10km racing

10K runWe’ve all had that dialogue with non-runners who have two concepts of racing distances. Marathon – very long and tough. 10k – short and simple, the distance of choice for joggers and fun runners. The ever increasing number of 10ks organized by clubs, charities and corporate sports brands also develops the idea that a nippy 10k can be dashed off every weekend for a T shirt and a decent blow out.  But to think a little deeper about the event ….we look to the coach of a guy who’s come 1st and 2nd in the last 2 European Championships at 10,000m and been the leading non-African at the last Olympic 10,000m, so we’ll guess he understands the challenge of 10k running.

He recalls watching a very experienced guy, sub – 28 minutes and with experience in the brutally tough World Cross Country Championships over 12k, looking painfully anxious before the start of a 10k and saying ‘That dread and anguish before a 10k never leaves me and is even worse than before a marathon’. OK, maybe this runner urgently needed a sports psychologist, but the point to note is that the race is no picnic when you push yourself.

Running a 10k to the upper limit of your current fitness level is never easy. For the large majority of us, it involves running between 30 and 50 minutes at a pace that feels fine for 5-10 minutes, then uncomfortable for maybe half the remaining time, and extremely hard work for the final 10 to 15 minutes. After about 5 minutes of 10k pace running you will be breathing too hard to talk, so if you are able to hold a conversation with other athletes and spectators along the route, you may well find that you will finish with more in the tank than you had planned.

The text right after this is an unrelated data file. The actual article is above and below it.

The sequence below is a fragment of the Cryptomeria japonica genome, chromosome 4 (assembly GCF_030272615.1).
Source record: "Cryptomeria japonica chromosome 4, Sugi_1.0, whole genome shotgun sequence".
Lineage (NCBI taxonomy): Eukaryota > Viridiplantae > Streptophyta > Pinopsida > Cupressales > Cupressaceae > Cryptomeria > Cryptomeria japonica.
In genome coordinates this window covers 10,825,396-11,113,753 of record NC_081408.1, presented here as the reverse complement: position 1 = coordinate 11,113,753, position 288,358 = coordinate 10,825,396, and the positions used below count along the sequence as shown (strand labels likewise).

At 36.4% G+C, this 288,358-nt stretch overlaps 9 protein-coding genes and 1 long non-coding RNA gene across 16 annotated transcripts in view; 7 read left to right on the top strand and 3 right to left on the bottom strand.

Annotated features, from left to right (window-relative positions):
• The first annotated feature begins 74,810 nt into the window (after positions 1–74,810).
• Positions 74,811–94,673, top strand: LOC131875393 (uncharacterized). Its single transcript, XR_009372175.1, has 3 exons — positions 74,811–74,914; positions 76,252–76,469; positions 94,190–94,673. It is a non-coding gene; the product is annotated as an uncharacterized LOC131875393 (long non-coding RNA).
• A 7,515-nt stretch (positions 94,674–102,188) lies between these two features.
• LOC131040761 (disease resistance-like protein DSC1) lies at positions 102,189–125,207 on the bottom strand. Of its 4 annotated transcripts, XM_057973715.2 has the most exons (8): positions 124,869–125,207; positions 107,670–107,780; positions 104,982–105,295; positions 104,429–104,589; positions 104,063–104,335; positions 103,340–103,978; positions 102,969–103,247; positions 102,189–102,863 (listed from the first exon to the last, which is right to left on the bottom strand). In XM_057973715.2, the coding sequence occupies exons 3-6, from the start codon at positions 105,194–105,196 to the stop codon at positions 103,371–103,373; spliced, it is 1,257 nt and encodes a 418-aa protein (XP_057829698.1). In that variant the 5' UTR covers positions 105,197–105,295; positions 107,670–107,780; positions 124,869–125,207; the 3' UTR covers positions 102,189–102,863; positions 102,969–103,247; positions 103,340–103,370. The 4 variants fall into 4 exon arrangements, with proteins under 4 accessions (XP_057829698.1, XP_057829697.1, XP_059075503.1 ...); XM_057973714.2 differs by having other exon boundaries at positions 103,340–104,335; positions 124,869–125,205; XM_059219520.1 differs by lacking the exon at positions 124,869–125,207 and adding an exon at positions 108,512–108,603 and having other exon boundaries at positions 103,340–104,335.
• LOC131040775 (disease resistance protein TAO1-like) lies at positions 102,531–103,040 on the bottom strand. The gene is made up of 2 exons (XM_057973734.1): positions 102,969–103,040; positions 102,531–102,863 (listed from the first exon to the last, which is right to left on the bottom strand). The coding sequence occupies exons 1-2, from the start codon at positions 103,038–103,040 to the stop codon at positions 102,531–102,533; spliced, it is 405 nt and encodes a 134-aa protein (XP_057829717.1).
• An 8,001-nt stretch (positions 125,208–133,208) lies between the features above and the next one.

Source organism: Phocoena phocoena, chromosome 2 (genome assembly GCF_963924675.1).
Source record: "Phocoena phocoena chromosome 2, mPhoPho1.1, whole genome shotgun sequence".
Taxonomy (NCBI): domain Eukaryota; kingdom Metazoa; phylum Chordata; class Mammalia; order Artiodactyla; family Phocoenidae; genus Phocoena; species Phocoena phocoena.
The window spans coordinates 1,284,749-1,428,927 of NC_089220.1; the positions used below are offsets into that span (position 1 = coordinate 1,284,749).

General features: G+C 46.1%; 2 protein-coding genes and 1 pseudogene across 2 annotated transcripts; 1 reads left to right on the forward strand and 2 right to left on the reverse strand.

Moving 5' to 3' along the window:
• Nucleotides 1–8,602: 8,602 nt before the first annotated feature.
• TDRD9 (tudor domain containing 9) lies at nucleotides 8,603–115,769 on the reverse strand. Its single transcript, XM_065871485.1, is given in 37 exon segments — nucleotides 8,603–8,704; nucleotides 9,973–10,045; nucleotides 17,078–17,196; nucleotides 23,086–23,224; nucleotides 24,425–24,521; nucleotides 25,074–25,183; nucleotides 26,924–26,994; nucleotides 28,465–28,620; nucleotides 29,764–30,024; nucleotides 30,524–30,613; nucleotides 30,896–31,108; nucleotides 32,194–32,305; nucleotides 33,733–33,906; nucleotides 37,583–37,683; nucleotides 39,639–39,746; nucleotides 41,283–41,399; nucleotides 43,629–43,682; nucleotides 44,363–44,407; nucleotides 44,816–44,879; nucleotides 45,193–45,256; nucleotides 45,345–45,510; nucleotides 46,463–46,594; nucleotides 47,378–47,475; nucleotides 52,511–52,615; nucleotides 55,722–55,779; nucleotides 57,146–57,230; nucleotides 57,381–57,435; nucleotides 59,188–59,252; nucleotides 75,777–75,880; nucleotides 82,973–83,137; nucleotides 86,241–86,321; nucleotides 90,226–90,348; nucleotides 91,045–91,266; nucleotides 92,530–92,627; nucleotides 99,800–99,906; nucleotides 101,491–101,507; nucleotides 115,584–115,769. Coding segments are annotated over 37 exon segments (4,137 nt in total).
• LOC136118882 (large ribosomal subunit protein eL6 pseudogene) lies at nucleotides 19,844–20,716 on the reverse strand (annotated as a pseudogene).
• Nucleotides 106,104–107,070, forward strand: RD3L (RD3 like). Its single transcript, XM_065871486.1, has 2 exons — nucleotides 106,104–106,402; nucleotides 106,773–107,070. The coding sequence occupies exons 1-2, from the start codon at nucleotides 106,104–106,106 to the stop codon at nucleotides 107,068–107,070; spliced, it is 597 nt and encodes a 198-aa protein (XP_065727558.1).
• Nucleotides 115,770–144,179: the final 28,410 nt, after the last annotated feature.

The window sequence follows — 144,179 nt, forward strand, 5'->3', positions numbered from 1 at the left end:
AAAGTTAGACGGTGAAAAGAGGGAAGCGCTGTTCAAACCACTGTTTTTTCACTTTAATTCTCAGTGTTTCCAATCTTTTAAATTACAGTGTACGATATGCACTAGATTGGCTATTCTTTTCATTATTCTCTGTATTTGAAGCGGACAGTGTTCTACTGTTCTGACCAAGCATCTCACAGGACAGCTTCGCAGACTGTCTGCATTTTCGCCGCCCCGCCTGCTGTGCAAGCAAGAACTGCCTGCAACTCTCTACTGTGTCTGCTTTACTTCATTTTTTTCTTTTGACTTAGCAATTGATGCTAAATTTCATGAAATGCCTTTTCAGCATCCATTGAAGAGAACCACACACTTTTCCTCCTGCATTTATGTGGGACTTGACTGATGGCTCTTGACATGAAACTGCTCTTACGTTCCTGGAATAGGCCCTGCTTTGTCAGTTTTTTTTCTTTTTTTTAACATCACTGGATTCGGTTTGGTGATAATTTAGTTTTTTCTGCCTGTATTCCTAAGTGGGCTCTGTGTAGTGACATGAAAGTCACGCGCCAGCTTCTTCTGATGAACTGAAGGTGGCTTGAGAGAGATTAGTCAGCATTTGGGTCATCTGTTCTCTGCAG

So, as very general rules of thumb to get your 10k times closer to what you can really achieve, think about the following suggestions: -

Don’t race the target distance too frequently, just because it’s so easily available. Instead select a particular 10k race as your aim, perhaps 12 to 16 weeks away and systematically prepare for it, incorporating both shorter and slightly longer races in your build up.

    Don’t start your race too quickly. Embed firmly in your body and mind, the exact feeling of what your PB 10k pace actually feels like, and then practice it regularly. A common mistake, made by many distance runners, is that they spend little time in the race at their 'average' 10k pace. Instead, they will typically start off far too quickly, and are already slowing when they briefly spend a little time at their average pace during the middle section of the race.  From this point and into the latter stages of the race, they drift towards a pace that is slow enough to ensure that their best potential result is not achieved.

    Do give 10k training sessions the right structure and challenge. When running intervals or repetition at 10k pace, you will notice one major difference compared to actually racing 10k. This is that in the race there is no kind coach allowing you time to walk or jog to recover en route. With this in mind, you should always look carefully at the duration of the efforts that you run. These efforts should last several minutes, allowing you to experience the demands of running at race pace, but not necessarily so long that your running form and pace suffer. Its also important that the recovery time between each effort is kept fairly short, generally not more than 30% of the duration of the repetition.

    As your fitness improves, and you are running even paced efforts, with a short recovery, the next thing that should be reviewed is the volume of your session, not the pace at which you are running. If you are running less than 8km at your 10k pace during each session, there may be room for improvement in this area.

Progressive improvements to the running sessions, combined with a well structured training program, racing calendar, will have a positive impact on your 10k performance if you give your body time to adjust.

As your fitness improves, and you are running even paced efforts, with a short recovery, the next thing that should be reviewed is the volume of your session, not the pace at which you are running. If you are running less than 8km at your 10k pace during each session, there may be room for improvement in this area.

Progressive improvements to the running sessions, combined with a well structured training program, racing calendar, will have a positive impact on your 10k performance if you give your body time to adjust.